I thought I found every last tuber in the ground when I harvested.  I worked really hard to get them all.  Well, that was several months ago and I missed many, many tubers.  The area has completely grown back again with sweet potato vines.  This is a no-no in the gardening world because it invites the dreaded sweet potato pests and diseases.  Click here  for the latest on growing sweet potatoes in Southwest Florida as told by the University of Florida IFAS office.  I’m going to harvest most of the greens in this patch for my goats.  We’ll save a few for ourselves.

Our 5-year-old was so excited that a garden was growing in our garage. These will all be replanted. They're the left-overs.

The sweet potato leaves are a delicious edible for the dinner table.  Our friend Mama Do told us that steamed sweet potato leaves are a favorite in Vietnamese cuisine.  One evening I was making dinner and realized I needed a vegetable.  I remembered what Mama Do told us and I sent the kids out to cut a bowl of leaves.  I steamed them on top of the chicken I was cooking and we have been huge fans of the leaves ever since!  Even the kids loved them… probably because they picked them.

Edible and yummy sweet potato leaves. These are heart-shaped.

This year I have planted sweet potatoes all over our yard.  There are patches everywhere and probably look like crop circles from an airplane.  They grow great in our yard because of our sandy, Florida soil.  I never water them and it hasn’t been a problem.  They tend to crowd out most of the weeds and I just weed-wack around the edges of the big circle.  They’re almost maintenance free in our yard.   They also thrive in our hot, humid, sweltering summer.

I’ve tried something new this summer and have planted some in an area with pigeon peas, sunflowers and calabaza pumpkins.  I’m hoping it turns into a crazy mess of vines and little pigeon pea trees that crowd out all the weeds.  It could be great or it could be a disaster.  Either way, it’s an experiment and I’m growing most of this to feed to our lovely goats anyway.  It’s our goat garden and I can either cut it for them or put their leashes on and lead them to it to clear it out.  I’ll let you know how it turns out.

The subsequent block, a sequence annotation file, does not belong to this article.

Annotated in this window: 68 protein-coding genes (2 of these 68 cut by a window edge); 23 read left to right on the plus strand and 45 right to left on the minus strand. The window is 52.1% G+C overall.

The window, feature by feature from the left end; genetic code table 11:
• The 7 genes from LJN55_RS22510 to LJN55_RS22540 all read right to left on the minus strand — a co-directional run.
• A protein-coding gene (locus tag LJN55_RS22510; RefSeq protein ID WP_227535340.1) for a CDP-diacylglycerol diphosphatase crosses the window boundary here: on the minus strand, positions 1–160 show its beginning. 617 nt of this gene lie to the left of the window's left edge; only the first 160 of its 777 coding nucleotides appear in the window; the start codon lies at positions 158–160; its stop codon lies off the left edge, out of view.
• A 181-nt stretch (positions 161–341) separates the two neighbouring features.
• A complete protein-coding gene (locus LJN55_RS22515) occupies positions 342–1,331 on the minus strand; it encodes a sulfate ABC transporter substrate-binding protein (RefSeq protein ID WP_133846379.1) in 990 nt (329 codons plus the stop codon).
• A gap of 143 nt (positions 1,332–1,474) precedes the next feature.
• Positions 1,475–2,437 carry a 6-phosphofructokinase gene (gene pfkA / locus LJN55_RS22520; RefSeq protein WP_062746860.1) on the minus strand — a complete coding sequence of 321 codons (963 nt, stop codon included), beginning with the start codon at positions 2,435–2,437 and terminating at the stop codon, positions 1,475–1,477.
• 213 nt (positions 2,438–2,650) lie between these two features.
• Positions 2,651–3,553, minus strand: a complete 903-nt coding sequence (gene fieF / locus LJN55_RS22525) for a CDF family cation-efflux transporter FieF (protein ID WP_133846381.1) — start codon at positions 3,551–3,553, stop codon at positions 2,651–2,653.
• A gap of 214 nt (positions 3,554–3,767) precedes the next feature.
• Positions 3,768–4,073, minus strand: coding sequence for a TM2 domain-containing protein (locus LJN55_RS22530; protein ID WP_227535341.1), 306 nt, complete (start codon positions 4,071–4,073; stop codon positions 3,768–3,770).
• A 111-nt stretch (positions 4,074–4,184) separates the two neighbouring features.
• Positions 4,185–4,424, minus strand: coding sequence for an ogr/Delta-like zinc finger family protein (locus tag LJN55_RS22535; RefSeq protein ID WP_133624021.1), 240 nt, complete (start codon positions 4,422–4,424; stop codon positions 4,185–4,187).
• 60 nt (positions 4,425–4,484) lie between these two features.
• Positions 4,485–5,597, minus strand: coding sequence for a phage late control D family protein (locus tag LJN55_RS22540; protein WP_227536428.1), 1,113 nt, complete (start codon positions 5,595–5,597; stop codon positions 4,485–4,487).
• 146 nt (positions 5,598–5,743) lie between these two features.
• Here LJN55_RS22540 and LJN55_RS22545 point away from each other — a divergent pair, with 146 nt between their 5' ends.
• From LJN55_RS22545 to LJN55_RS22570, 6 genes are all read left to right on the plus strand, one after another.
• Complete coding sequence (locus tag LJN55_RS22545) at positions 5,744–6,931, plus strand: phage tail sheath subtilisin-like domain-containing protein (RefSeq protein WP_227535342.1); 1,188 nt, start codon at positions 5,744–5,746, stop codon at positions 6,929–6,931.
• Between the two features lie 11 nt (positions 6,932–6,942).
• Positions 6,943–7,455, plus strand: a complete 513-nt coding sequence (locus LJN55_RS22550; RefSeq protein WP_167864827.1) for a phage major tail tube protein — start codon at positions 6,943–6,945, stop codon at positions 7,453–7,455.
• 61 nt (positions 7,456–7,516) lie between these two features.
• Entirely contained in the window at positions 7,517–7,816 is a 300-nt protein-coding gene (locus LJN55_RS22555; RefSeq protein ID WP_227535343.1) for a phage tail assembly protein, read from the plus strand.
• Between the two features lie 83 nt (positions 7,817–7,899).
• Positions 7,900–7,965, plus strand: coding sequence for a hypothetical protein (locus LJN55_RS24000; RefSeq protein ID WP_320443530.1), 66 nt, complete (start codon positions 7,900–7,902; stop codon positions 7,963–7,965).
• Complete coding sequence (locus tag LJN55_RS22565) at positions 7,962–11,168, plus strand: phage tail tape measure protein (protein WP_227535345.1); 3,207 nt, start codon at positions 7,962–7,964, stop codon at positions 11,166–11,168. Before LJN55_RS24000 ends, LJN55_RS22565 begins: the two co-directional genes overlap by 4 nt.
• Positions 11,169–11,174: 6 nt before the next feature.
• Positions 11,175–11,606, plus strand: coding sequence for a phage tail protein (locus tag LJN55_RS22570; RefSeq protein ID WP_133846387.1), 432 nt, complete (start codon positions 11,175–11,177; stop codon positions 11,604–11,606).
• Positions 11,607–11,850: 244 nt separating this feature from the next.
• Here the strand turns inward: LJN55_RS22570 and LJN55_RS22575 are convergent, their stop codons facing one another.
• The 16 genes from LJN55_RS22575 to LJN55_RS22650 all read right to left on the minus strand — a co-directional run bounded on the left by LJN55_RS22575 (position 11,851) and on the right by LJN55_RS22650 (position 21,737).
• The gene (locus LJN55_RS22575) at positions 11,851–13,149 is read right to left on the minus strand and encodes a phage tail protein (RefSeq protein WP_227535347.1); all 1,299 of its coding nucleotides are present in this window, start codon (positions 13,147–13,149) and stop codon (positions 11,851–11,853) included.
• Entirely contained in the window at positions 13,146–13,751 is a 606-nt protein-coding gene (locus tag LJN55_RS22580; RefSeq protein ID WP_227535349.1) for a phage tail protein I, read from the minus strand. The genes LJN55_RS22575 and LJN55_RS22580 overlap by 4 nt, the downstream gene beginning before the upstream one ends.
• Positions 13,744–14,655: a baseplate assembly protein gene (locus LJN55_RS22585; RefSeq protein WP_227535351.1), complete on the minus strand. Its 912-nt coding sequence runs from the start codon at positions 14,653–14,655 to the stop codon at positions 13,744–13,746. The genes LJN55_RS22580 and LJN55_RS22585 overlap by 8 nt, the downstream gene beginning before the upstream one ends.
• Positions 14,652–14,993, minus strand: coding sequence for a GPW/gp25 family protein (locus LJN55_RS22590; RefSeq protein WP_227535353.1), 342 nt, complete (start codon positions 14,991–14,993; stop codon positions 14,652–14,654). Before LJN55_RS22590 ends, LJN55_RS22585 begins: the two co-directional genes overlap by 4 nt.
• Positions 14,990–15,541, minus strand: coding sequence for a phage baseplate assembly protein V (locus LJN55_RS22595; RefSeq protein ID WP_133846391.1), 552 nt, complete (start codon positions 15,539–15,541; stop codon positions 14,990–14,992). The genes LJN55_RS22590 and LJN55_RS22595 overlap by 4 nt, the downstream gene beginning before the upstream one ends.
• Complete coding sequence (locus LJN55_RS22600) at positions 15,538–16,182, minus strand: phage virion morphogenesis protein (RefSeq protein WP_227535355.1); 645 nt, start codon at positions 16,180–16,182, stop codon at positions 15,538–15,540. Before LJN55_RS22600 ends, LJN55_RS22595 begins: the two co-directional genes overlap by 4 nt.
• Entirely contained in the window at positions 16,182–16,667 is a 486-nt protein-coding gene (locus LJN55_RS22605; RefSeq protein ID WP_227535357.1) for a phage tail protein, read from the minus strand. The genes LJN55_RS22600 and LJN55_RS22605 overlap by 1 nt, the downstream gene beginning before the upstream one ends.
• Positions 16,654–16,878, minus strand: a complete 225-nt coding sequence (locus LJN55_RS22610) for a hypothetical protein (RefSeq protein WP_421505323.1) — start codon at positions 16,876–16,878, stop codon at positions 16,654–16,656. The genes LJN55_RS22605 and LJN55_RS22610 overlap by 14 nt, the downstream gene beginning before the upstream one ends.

This will continue to grow and fill in. By weed wacking the edges, it turns into a big circle.

This is just a small section of the goat's garden. It will be interesting.

Come grow with us!

About these ads

14 Responses to “Super Sweet Potatoes”

  1. This brought me back to my childhood were we grow amazing sweet potatoes I remember digging down for them I love sweet potatoes we called Batatas in spanish

    • You have THE BEST childhood stories! I really want to hear more of them. Can you write a book or a blog? I’m collecting pictures of iguanas so I can write a post about your AMAZING childhood adventures with them! I’ve never forgotten that story… it has to be told.

  2. Melinda Copper Says:

    there would be a lot of envious goats around here if they could read this…

  3. […] off young plants such as sweet potatoes before planting them out! On growing sweet potatoes: http://j.mp/KBXHhz TwitterFacebook […]